She sets down her briefcase and slings her jacket over the back of a table chair. She takes in my relaxing-at-home sweats and ponytail and the little bit of ice cream on my cheek that somehow escaped my notice until now.
I blush to the tips of my ears. “Er� it was delicious?”
Natalie takes a step closer, and I involuntarily take a step backward.
“I sure have one spoiled girl,” she says, so sternly I nearly miss the twitching at the corners of her mouth. “Living the high life, eating my ice cream, lazing around while I do all the work.”
I dip the spoon into the cup for one last bit of now-liquid ice cream and offer it to her. “Want some? I saved it for you.” Then I slowly and deliberately slurp it down while watching for her reaction. Grin at her as I try to ignore the warmth of my ears. They must be as red as Rudolph’s nose�or as red as a certain portion of me will be in a few minutes.
Never one to disappoint, Natalie unbuttons the cuff of her blouse and rolls up the right sleeve. She grips my ear gently between her thumb and forefinger and leads me to the living room. I make a great show of hollering and squealing.
“No, Natty, no! I’ll be good! Even though it was your fault you didn’t come home on time. And I have to do all the packing by myself.”
Natalie is struggling not to laugh as she sits down and pulls me firmly across her perfectly creased suit pants. Mm, brushed cotton today.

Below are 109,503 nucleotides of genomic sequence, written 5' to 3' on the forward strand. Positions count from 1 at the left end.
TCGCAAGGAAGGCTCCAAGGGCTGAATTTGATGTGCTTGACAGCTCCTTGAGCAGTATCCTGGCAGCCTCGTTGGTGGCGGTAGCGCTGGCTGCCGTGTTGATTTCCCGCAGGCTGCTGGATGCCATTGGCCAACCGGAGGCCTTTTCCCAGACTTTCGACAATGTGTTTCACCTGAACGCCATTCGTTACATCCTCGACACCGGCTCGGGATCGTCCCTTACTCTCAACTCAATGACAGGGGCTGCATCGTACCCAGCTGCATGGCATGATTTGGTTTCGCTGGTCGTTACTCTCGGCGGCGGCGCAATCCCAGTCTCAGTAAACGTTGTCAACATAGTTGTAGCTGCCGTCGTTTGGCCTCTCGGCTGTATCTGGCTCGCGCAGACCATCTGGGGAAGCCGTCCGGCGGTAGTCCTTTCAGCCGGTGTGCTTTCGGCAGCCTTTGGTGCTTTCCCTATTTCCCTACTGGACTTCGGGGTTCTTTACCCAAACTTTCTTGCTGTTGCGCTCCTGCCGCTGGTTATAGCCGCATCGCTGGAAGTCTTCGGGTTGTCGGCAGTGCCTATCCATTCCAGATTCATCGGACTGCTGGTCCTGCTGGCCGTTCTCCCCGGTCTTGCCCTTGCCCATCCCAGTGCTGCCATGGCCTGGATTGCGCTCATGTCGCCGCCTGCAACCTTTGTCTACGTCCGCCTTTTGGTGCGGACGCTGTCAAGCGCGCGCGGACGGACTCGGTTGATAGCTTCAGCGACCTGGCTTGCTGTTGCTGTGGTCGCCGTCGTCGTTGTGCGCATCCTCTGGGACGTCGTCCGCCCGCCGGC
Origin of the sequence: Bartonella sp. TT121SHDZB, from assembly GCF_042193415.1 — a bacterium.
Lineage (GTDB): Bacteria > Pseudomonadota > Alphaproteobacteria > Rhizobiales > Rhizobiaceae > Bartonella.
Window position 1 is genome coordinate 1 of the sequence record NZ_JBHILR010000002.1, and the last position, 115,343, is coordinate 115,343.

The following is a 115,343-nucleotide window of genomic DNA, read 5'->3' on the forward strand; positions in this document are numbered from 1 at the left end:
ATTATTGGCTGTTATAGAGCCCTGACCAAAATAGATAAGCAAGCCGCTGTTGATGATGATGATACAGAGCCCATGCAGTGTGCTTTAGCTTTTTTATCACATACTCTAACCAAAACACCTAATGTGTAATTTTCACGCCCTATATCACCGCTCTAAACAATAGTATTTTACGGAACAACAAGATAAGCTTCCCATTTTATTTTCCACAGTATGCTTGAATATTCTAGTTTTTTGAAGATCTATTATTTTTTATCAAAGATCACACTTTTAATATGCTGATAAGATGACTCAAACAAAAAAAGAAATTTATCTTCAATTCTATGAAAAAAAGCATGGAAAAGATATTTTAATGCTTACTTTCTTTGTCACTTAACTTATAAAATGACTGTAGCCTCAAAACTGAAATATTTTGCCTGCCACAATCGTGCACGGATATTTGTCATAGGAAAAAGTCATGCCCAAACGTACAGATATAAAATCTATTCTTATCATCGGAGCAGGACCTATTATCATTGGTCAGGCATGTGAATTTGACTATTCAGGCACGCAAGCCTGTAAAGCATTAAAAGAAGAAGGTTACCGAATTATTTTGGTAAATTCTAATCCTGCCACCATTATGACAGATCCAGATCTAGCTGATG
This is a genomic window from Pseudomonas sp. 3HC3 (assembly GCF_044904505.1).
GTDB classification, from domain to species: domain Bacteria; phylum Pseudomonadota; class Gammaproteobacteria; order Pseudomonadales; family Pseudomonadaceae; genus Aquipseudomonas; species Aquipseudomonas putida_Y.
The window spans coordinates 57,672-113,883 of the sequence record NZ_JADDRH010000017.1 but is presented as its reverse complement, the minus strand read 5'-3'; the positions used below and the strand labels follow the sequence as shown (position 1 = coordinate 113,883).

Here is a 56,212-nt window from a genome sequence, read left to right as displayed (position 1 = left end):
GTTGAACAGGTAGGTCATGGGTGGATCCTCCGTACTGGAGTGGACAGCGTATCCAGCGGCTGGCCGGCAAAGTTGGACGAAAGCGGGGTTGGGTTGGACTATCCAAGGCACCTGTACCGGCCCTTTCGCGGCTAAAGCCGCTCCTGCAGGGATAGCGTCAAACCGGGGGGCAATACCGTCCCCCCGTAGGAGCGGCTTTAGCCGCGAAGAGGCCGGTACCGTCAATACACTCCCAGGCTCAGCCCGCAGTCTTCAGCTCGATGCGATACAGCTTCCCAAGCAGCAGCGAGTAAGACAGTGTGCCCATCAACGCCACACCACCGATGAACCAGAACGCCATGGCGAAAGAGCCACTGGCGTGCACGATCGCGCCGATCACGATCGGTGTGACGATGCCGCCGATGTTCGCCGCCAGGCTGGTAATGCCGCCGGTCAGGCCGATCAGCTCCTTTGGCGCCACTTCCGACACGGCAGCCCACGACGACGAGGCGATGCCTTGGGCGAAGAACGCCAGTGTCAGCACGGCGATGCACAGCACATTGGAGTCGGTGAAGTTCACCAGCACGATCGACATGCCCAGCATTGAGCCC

“What am I going to do with you, darling?” she asks with a quirk to her lips.
“I dunno. Buy me more ice cream?”
I give an exaggerated shriek as she tugs my sweatpants and panties down to spank my bottom to a toasty glow within minutes.
“Ow!” she exclaims, shaking her hand. “That stings!”
“Like I’m feeling sorry for you�OUCH!”
Natalie has somehow managed to reach one of the wooden spoons she likes to keep everywhere, and she spanks merrily away.
“I’m scared!” I howl. “I’m scared of the spoon. so we should throw it away.”
“Not a chance,” Natalie says easily as the spoon finds its target over and over again. “You’re the one who said you wanted things back to normal.”
By the time the spanking has stopped, Natalie and I are both limp with laughter. She pats my bottom and tells me to be good. If I were smart, I would keep my mouth shut. It has been so long since we laughed like this, though, that a devilish urge makes me pipe up.
“Natty?” I ask.
“Did you ever wonder what happened to the rest of your Snickers bar?”
I burrow into her lap, giggling and yelping as she puts the spoon to work again.
“No,” she says. “Do tell.”
I shut my eyes because suddenly the tears are choking any words I might say.
I almost lost this. I almost threw everything away.
Chapter One: Remember
(Natalie and Kat’s house, a few months earlier)
I wake up with a start in the middle of the night. Natalie has been having nightmares lately, and even though we’re still shy and awkward with each other, I have taken to sleeping next to her. As if we are still little girls and sharing her bed for a sleepover. Sometimes she cries, and as long as she is not fully awake I can stroke her back until she calms down. When she cries while still half-asleep, she lets me reach for her.